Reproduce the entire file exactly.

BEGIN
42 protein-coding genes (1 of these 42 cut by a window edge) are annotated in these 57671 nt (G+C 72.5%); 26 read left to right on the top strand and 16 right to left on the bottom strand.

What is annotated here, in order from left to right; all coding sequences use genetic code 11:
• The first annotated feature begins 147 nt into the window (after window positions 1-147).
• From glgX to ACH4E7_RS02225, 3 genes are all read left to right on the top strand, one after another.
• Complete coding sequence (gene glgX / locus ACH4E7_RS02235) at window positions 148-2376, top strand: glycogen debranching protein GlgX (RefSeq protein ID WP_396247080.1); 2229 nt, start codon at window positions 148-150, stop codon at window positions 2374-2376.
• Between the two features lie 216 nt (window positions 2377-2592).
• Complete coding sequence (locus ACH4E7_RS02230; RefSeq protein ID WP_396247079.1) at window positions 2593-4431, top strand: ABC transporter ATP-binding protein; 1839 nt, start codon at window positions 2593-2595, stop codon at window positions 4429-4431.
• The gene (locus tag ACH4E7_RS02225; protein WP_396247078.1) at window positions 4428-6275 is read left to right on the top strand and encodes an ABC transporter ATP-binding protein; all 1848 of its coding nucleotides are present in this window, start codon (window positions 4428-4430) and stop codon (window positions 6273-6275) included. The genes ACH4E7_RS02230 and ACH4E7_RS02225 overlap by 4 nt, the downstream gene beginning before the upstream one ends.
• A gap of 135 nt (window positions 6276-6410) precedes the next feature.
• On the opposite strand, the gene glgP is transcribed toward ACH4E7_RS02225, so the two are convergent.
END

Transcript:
42 protein-coding genes (1 of these 42 cut by a window edge) are annotated in these 57671 nt (G+C 72.5%); 26 read left to right on the top strand and 16 right to left on the bottom strand.

What is annotated here, in order from left to right; all coding sequences use genetic code 11:
• The first annotated feature begins 147 nt into the window (after window positions 1-147).
• From glgX to ACH4E7_RS02225, 3 genes are all read left to right on the top strand, one after another.
• Complete coding sequence (gene glgX / locus ACH4E7_RS02235) at window positions 148-2376, top strand: glycogen debranching protein GlgX (RefSeq protein ID WP_396247080.1); 2229 nt, start codon at window positions 148-150, stop codon at window positions 2374-2376.
• Between the two features lie 216 nt (window positions 2377-2592).
• Complete coding sequence (locus ACH4E7_RS02230; RefSeq protein ID WP_396247079.1) at window positions 2593-4431, top strand: ABC transporter ATP-binding protein; 1839 nt, start codon at window positions 2593-2595, stop codon at window positions 4429-4431.
• The gene (locus tag ACH4E7_RS02225; protein WP_396247078.1) at window positions 4428-6275 is read left to right on the top strand and encodes an ABC transporter ATP-binding protein; all 1848 of its coding nucleotides are present in this window, start codon (window positions 4428-4430) and stop codon (window positions 6273-6275) included. The genes ACH4E7_RS02230 and ACH4E7_RS02225 overlap by 4 nt, the downstream gene beginning before the upstream one ends.
• A gap of 135 nt (window positions 6276-6410) precedes the next feature.
• On the opposite strand, the gene glgP is transcribed toward ACH4E7_RS02225, so the two are convergent.